Craig and Steamboat residents respond to Moffat County's health rankings
On April 2 County Health Rankings & Roadmaps, a report compiled by the Colorado Department of Public Health and Environment, rated Moffat County among the unhealthiest in the state. Craig and Steamboat residents respond to the report and explain why exercise is an important part of their lives.
By the numbers ...
2012 County Health Rankings & Roadmaps report out of 59 Colorado counties:
(Moffat County/Routt County)
• Mortality: 47/11
• Morbidity: 51/9
• Health behaviors: 59/5
• Clinical care: 53/6
• Social, economic factors: 33/11
• Physical environment: 11/4
• Overall: 50/9
— Information compiled by the Colorado Department of Public Health and Environment.
According to a report by County Health Rankings & Roadmaps, Moffat County residents are among the unhealthiest in the state.
The report data was compiled by the Colorado Department of Public Health and Environment, said Lisa Brown, chief executive officer of the Northwest Colorado Visiting Nurse Association.
The report ranks counties in categories such as mortality, morbidity, health behaviors, clinical care, social and economic factors, and physical environment.
Overall, Moffat County ranks 50th out of Colorado’s 59 counties. By contrast, neighboring Routt County ranked ninth overall.
Brown presented the data to the Moffat County Commission earlier this month and cited concerns with Moffat County’s ranking regarding health behaviors.
The health behaviors category includes smoking, obesity, physical inactivity and drinking. Moffat County ranked 59th in the category, or last among counties in the state. Routt County ranked fifth.
“Individual behaviors like smoking, drinking and obesity have not improved in Moffat County in a long time,” Brown said. “There is no doubt we have a high rate of substance abuse throughout the region.”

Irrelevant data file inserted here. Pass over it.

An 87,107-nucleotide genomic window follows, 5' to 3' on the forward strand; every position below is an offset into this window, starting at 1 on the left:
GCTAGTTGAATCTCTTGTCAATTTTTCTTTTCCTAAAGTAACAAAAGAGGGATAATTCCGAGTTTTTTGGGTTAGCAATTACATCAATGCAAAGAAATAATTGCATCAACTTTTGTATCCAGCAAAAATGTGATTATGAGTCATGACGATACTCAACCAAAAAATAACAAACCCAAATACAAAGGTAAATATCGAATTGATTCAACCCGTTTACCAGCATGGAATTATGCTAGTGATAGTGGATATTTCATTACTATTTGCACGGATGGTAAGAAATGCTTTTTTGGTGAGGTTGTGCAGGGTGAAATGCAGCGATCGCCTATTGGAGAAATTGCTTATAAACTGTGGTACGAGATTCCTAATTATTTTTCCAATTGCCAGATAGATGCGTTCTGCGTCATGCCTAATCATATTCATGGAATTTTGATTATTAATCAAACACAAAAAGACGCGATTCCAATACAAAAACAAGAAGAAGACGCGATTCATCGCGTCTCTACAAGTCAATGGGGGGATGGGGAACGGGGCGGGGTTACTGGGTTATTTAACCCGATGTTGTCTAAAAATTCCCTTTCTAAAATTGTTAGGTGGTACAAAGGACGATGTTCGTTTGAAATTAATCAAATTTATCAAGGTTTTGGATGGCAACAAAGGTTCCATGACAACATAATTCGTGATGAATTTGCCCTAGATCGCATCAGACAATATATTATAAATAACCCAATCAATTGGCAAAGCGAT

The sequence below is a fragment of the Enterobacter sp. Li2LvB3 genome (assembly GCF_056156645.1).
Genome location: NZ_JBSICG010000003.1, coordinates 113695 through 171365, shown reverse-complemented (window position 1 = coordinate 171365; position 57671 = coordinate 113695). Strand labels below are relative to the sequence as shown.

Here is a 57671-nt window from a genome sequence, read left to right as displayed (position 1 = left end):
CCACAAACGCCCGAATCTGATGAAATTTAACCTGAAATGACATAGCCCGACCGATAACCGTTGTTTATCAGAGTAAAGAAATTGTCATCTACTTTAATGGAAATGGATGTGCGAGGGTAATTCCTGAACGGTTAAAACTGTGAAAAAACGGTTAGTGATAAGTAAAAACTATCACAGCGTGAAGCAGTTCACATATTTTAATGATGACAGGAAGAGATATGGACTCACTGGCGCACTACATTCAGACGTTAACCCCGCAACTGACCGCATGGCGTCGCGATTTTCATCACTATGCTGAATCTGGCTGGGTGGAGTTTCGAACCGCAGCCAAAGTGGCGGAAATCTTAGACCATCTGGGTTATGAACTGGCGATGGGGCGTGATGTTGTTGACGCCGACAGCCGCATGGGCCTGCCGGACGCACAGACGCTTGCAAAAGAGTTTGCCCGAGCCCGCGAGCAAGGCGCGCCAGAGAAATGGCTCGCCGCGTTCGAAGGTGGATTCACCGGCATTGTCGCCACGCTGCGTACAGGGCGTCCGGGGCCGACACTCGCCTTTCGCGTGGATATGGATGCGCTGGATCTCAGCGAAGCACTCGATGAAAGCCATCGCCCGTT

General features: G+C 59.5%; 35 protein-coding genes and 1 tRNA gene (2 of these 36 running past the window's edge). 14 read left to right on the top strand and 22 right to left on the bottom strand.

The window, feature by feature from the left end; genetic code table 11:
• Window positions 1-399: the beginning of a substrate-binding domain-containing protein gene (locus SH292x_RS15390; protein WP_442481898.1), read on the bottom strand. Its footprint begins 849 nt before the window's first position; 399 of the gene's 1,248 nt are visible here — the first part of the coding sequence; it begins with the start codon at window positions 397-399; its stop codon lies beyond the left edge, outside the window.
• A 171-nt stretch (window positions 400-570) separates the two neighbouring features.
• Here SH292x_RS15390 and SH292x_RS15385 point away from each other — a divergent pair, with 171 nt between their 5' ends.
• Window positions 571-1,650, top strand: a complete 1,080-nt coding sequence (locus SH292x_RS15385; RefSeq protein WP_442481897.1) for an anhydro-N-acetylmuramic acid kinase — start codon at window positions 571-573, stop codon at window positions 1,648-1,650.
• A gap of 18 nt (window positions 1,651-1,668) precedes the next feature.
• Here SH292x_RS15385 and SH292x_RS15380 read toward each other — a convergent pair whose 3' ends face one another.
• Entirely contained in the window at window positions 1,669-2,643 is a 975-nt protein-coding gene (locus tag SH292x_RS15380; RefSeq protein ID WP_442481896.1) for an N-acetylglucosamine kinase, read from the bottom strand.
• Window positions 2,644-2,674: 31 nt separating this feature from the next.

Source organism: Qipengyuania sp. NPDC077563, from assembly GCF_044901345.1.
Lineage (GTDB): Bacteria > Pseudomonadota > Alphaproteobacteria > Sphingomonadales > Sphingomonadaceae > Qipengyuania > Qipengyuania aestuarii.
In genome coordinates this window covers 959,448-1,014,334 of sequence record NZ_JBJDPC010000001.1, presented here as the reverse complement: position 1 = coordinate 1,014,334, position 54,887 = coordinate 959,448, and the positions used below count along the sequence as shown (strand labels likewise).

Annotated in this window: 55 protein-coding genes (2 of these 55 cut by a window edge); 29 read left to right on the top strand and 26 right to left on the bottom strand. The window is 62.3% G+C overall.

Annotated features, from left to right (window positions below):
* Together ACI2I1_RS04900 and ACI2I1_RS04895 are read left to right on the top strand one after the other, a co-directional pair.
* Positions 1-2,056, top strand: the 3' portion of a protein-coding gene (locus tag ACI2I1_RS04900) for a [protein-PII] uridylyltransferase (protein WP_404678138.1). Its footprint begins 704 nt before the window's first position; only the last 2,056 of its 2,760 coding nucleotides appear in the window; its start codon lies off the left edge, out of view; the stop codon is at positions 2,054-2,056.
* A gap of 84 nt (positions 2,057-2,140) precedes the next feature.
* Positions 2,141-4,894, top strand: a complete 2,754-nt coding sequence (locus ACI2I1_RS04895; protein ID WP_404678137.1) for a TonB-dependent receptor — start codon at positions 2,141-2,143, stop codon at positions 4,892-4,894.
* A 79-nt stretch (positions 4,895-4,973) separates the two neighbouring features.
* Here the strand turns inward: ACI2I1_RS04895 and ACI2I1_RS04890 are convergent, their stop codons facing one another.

According to the report, 26 percent of Moffat County residents smoke, or 12- and 8-percent higher than national and state averages, respectively.
Thirty percent of residents are considered excessive drinkers, 22- and 12-percent higher than national and state averages.
Additionally, more than 25 percent of Moffat County residents are considered physically inactive, according to the data.
The health behaviors of Routt County residents were considerably lower in every respect except one.
According to data, 35 percent of Routt County residents are considered excessive drinkers.
“I think a resort-based economy, which is more prevalent in Routt, and subsequent seasonal employment opportunities attracts a certain type of person to our region,” Brown said.
Another area Moffat County lags behind the rest of the state is in clinical care.
The clinical care portion of the report includes the number of residents not covered by health insurance, a ratio of available primary care doctors compared to Moffat County’s population, the number of preventable hospital stays, and access to diabetic and mammography screenings.
Moffat County ranks 53rd in the clinical care category. Routt County ranks sixth.
By far the most discouraging statistic, Brown said, is the number of uninsured residents in Moffat County.
According to County Health Rankings & Roadmaps, 20 percent of Moffat County residents do not have health insurance.
Brown said she believes that statistic is inaccurate and estimates the number of uninsured residents in Moffat County is closer to 30 percent.
If she is correct, the number of uninsured Moffat County residents would be nearly three times higher than the national average and double that of Routt County.
Jennifer Riley, chief of organizational excellence at The Memorial Hospital in Craig, believes there is a connection between the county’s overall health ranking and the rate of uninsured residents.
“Moffat County is in a really rural area and it is hard because sometimes you do have to go elsewhere to get the care you need,” Riley said. “Maybe you can’t afford it, so you don’t do it and it (a health problem) compounds itself.”
When the report was released, Riley said TMH staffers began conversations about what the hospital’s role should be.
TMH is currently in the process of constructing an informational campaign on the importance of preventative care.